Terrance Dicks, author of several Doctor novelisations, and television screenwriter, sadly died on the 29th of August 2019 after a short illness.
Dicks worked for a long while at the BBC sci-fi series Doctor Who, working as a writer and script editor between 1968 to 1974. He has been described as “arguably the most prolific contributor to Doctor Who”.
Dicks also wrote many children’s books during the 1970s and 1980s including the novelisation of Doctor Who episodes for Target Books. His last contribution being ‘Quick Reads’ books Made of Steel and Revenge of the Judoon, both featuring the Tenth Doctor and Martha Jones.
Terrance Dicks outside the TARDIS.
Dicks Doctor Who novelisations began in 1974 with The Auton Invasion, and The Day of The Daleks, and ran continuously until 1987. After a short break he returned with The Sarah Jane Adventures in 2007, and a series of original novels inspired by the Doctor Who universe, including adventures with the Eighth Doctor.
Many fans all over social media and beyond have been outpouring their grief and expressing their love for the sci-fi legend, including Robert Shearman who told of the moment that changed his life when, at age 14, he met Terrance Dicks.
And the day he'd agreed to meet us I was especially bad. I could barely drag out one word after another - probably because I was overawed to be in the company of one of my heroes. 2/— Robert Shearman (@ShearmanRobert) September 3, 2019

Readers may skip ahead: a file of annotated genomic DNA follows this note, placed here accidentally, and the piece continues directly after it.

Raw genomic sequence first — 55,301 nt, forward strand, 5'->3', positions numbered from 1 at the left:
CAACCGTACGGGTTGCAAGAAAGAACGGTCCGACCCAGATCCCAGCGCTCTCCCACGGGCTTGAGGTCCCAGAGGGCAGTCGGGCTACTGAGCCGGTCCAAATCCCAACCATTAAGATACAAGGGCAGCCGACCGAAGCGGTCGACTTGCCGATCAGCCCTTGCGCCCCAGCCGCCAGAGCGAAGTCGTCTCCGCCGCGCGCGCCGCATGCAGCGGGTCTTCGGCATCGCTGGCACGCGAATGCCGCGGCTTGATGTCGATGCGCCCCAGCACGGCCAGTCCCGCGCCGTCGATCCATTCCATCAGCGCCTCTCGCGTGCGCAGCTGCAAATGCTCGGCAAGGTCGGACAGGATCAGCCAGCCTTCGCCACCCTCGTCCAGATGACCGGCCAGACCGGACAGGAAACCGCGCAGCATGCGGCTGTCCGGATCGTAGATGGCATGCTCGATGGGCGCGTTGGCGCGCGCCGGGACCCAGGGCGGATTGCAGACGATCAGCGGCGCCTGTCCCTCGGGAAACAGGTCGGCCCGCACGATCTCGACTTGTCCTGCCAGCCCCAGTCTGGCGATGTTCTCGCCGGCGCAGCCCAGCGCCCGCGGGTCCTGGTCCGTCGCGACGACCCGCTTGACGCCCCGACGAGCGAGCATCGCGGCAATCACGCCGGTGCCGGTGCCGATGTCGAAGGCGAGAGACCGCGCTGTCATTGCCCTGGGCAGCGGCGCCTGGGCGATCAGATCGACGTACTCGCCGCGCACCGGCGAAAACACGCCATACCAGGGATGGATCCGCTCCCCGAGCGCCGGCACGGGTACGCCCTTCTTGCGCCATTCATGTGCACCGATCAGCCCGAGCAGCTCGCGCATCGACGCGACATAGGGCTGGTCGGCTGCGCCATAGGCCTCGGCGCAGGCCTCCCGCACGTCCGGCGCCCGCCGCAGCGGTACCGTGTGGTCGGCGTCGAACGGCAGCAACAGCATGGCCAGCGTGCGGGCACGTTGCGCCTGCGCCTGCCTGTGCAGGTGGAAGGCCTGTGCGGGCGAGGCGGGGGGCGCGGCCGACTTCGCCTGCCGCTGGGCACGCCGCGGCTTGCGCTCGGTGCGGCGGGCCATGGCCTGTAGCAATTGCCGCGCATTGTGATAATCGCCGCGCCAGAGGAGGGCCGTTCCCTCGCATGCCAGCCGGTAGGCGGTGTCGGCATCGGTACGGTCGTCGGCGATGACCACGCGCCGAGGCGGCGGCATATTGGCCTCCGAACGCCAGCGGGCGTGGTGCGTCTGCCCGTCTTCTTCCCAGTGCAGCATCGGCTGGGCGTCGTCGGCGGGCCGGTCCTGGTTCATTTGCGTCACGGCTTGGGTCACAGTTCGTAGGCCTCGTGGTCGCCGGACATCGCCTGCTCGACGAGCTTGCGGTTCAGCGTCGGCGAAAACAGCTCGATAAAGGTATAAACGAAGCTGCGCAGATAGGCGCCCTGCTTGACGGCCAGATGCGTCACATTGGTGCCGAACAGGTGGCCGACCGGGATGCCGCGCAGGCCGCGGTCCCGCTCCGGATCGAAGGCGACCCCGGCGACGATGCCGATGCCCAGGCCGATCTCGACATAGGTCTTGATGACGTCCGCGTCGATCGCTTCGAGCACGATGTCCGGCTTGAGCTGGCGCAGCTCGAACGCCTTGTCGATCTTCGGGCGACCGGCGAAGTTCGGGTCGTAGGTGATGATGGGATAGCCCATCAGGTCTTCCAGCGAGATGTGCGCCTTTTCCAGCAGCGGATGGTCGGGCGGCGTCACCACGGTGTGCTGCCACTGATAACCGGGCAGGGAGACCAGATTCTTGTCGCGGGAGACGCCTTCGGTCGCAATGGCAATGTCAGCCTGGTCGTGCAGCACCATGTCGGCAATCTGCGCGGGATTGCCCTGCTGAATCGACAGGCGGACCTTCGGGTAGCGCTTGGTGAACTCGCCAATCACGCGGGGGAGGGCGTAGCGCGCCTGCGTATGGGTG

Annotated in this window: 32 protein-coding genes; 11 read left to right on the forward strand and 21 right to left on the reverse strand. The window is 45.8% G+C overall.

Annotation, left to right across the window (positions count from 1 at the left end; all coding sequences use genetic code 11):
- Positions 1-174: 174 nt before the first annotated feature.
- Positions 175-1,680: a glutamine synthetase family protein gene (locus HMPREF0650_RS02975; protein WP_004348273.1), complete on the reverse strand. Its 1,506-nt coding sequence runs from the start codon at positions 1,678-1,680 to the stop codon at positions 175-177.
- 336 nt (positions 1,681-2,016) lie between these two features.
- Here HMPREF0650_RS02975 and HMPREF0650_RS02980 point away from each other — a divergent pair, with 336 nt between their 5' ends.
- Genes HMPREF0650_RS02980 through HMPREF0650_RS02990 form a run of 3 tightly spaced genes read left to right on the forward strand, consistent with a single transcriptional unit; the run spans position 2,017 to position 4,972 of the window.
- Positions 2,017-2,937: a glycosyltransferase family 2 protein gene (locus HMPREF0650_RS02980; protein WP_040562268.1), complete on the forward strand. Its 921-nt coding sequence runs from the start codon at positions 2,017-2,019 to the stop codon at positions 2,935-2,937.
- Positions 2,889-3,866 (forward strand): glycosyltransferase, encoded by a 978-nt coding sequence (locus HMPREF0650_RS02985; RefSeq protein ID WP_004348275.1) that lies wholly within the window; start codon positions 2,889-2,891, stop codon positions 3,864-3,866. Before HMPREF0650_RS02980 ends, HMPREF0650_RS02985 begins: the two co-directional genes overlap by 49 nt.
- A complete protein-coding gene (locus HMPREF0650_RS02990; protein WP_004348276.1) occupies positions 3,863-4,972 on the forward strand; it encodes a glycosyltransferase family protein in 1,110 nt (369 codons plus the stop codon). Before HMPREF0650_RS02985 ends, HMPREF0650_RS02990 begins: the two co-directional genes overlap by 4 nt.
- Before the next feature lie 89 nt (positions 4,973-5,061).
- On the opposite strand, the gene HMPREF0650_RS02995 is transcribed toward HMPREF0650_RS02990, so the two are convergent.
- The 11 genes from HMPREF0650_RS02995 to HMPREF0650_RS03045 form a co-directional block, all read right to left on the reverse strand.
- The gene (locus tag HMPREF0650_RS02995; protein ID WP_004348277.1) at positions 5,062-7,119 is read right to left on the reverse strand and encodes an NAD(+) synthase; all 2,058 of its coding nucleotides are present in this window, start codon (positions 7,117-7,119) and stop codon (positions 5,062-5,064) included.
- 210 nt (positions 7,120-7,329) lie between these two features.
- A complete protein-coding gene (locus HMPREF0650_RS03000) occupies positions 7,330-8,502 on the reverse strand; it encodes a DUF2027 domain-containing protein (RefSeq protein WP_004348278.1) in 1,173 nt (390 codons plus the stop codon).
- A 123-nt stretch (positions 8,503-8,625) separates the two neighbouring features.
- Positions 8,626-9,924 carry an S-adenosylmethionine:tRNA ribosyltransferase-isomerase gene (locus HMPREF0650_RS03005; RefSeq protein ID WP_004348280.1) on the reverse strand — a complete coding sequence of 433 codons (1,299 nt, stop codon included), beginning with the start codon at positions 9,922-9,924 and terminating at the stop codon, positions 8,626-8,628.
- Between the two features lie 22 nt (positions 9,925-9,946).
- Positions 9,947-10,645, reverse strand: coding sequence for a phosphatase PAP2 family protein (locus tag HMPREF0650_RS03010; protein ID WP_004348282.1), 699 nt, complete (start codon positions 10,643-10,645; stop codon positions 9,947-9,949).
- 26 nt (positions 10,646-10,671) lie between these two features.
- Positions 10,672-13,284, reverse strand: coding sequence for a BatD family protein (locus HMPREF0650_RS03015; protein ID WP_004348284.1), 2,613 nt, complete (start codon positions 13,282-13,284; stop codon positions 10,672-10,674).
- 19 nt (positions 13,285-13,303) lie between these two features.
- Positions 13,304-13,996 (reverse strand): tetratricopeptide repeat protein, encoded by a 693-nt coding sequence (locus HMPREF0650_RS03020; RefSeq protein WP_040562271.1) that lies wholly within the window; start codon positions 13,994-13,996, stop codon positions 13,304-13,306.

And I was painfully used to embarrassing people. My teachers. My friends in class. Even my parents, who loved me very much - even they didn't know how to react when I tried to force words out of my mouth and goggled like a goldfish. 4/— Robert Shearman (@ShearmanRobert) 3 September 2019
Terrance Dicks wasn't embarrassed by my stammer. He'd smile kindly, and wait for me to get through my question - and then answer thoughtfully as if it had taken a couple of seconds for me to get there, rather than a couple of minutes. 6/— Robert Shearman (@ShearmanRobert) 3 September 2019
And all the time - for the hours he sat with me, always that same patience. Always the kindness. 8/— Robert Shearman (@ShearmanRobert) 3 September 2019
He called me a writer. And I did become a writer. I ended up on Doctor Who, the same series that decades before he had shaped and finessed and cared for. 10/— Robert Shearman (@ShearmanRobert) 3 September 2019
I'm okay with that, though. He was a very humble man, and I'd seen the way he reacted when shambling adults like me told him how as a kid he'd been their inspiration. Because he'd inspired *millions* of us. 12/— Robert Shearman (@ShearmanRobert) 3 September 2019
All of Doctor Who fandom is reeling today. He was *our* writer, and we loved him. 14/14.— Robert Shearman (@ShearmanRobert) 3 September 2019